At last year’s Olympics in Nagano, speed-skating records were shattered, attributable to a new device called a clap skate. The design helps keep the skate blade on the ice longer by means of a hinge that lets the skate lift up from the blade. As a result, skaters move more efficiently and clock faster times. The introduction of this kind of technology into the Olympic arena raises an interesting issue. Are these clap-clad skaters really better athletes than previous record holders? When does sports equipment provide too much assistance to the player?
New technology equals a new game. As long as everyone is competing with similar equipment, this evolution should be celebrated. But it’s important to regard role models as good athletes, not just elite owners of the hottest equipment.
Athletes go for speed records and finish lines while engineers toil in pursuit of the most efficient, best-performing design. The delicious challenge to make sports products that go further and faster prods creative minds. But engineers must look beyond adding dazzling bells and whistles so records are broken. They must look at the collective impact of this race for design excellence. I’d hate for future sports arenas to feature Nike android competitions in lieu of real people playing soccer or basketball.
That mental image may be a bit extreme, but scale it down to the pee-wee playing field. Have we gone too far with “confidence builders” such as oversized baseball bats? When sports technology becomes a crutch for young players, I think we’ve defeated the purpose. The switch to a “real” bat must come at the appropriate time so that young athletes believe in themselves, not just their instruments. The focus should be on bettering the person underneath all the equipment.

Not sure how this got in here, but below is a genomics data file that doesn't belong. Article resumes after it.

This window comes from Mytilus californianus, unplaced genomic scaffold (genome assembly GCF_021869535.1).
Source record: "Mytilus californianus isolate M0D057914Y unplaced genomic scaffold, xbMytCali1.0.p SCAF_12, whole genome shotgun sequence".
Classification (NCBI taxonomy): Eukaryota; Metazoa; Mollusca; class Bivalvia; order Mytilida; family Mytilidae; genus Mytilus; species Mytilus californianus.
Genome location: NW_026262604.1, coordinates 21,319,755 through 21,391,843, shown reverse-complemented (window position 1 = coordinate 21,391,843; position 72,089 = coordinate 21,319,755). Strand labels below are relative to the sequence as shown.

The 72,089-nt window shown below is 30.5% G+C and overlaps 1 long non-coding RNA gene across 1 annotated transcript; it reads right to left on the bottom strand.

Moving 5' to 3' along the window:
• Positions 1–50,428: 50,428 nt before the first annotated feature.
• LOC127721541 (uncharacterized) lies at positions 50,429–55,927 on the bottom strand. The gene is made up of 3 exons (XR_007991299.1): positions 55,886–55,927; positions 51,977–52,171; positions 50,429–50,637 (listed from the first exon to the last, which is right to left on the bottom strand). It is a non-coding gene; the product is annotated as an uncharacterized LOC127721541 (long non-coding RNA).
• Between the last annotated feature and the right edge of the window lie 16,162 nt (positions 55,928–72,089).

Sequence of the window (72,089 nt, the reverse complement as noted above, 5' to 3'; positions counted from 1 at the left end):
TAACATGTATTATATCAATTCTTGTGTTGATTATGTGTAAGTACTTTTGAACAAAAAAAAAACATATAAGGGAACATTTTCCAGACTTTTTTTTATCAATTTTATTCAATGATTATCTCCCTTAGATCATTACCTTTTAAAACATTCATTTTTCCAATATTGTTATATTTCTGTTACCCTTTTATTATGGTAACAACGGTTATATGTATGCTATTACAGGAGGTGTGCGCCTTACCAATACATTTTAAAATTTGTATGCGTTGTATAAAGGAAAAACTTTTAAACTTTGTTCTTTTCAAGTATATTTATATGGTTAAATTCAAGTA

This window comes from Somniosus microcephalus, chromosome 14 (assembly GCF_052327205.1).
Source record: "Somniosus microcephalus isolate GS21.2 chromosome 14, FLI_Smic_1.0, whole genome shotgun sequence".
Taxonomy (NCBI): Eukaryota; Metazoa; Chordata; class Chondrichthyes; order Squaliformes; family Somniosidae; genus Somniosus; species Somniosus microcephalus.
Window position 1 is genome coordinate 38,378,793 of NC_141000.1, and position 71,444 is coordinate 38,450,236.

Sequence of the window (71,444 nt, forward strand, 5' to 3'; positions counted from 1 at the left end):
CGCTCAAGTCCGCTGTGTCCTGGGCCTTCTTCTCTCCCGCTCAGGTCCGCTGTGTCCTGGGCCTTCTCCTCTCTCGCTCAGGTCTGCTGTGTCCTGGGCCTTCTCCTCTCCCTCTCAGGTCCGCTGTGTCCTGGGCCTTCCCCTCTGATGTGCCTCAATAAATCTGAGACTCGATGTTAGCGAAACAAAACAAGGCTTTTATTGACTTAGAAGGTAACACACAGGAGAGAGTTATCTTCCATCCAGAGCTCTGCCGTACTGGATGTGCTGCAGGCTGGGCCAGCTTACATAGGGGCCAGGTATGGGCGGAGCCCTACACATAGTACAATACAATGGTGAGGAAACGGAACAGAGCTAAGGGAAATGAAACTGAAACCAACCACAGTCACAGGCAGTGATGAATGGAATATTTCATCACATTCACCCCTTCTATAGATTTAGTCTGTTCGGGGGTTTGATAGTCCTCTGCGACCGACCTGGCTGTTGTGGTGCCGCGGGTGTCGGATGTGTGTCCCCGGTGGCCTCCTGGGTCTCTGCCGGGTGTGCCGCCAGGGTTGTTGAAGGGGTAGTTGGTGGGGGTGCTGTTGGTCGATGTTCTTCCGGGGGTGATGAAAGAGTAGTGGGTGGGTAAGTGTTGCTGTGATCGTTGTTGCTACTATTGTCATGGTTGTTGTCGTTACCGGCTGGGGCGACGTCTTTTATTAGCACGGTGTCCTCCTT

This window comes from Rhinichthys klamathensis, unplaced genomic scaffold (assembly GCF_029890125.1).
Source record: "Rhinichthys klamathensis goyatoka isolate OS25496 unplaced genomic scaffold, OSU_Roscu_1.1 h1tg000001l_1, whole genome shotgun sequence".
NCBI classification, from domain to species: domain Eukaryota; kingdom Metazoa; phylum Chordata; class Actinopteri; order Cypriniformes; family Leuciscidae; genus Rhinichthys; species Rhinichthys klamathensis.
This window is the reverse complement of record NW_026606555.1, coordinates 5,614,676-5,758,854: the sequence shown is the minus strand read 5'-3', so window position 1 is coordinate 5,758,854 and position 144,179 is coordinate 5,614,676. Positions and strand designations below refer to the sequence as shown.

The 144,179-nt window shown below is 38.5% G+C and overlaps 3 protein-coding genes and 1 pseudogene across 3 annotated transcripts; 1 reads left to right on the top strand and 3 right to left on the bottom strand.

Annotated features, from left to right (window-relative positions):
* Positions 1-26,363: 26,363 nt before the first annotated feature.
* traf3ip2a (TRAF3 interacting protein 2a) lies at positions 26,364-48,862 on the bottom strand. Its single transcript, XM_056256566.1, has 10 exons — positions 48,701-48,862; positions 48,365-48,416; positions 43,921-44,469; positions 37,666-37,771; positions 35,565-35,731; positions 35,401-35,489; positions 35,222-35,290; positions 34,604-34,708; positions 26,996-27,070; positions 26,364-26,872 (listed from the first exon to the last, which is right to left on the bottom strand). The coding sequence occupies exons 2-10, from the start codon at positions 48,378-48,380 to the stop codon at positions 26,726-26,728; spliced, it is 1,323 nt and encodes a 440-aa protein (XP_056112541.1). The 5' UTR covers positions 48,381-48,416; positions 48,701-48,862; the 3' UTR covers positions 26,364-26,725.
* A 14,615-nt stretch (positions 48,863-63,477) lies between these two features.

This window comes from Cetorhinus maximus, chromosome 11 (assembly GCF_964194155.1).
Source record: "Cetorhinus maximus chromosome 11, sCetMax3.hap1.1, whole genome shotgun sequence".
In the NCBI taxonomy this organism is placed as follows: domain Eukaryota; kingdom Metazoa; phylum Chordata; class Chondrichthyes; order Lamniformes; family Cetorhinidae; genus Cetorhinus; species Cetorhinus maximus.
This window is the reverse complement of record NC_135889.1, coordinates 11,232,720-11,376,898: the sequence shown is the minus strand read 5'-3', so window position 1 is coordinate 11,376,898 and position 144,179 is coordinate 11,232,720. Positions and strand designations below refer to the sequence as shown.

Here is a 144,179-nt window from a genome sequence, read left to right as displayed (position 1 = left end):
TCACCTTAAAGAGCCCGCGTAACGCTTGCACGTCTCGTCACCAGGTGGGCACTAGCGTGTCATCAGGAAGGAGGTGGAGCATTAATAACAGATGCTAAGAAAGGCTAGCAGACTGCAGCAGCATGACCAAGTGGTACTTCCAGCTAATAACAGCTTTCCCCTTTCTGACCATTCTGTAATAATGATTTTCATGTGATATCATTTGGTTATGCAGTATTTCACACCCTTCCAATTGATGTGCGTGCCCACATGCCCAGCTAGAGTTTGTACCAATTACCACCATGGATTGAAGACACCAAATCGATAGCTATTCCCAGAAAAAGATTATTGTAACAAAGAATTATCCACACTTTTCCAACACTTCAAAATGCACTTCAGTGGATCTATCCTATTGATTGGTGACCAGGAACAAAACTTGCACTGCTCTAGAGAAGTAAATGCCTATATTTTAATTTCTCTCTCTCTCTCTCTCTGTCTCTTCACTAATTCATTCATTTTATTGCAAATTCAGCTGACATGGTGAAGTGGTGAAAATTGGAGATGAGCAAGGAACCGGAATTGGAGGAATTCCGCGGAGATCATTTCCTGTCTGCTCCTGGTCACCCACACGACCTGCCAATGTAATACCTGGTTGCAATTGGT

In sports product R&D, it is important to concentrate on safety and comfort. I applaud products such as the Schutt ponytail batter’s helmet which protects long-haired softball players with a properly fitting helmet. What concerns me is kids who don’t have a fancy bat and thus don’t enter a level playing field, as well as the ones who do have top-of-the-line performance products and get cheated out of developing accuracy, endurance, and strength.
In all, breaking a world record is more about having the right equipment than it used to be. Of course, it’s silly to expect athletes to use primitive equipment when something better is out there. But if everyone can hit it out of the park, who will be the hero? In the spirit of preserving the athletic challenge, maybe we should apply a larger portion of our know-how to developing more demanding equipment. Perhaps we should make the sweet spot smaller, narrow the goal, and raise the rim.
I commend sporting goods which inspire players to give 110%. Participants who excel should be admired for their own strength and character. In the midst of high-tech games, we have to ask ourselves what the goal is. Do we want the shoes, or the athlete wearing them, to jump higher? And, ultimately, when does sports equipment defeat athleticism? Players, parents, organized sports leagues, and design engineers must consider these questions.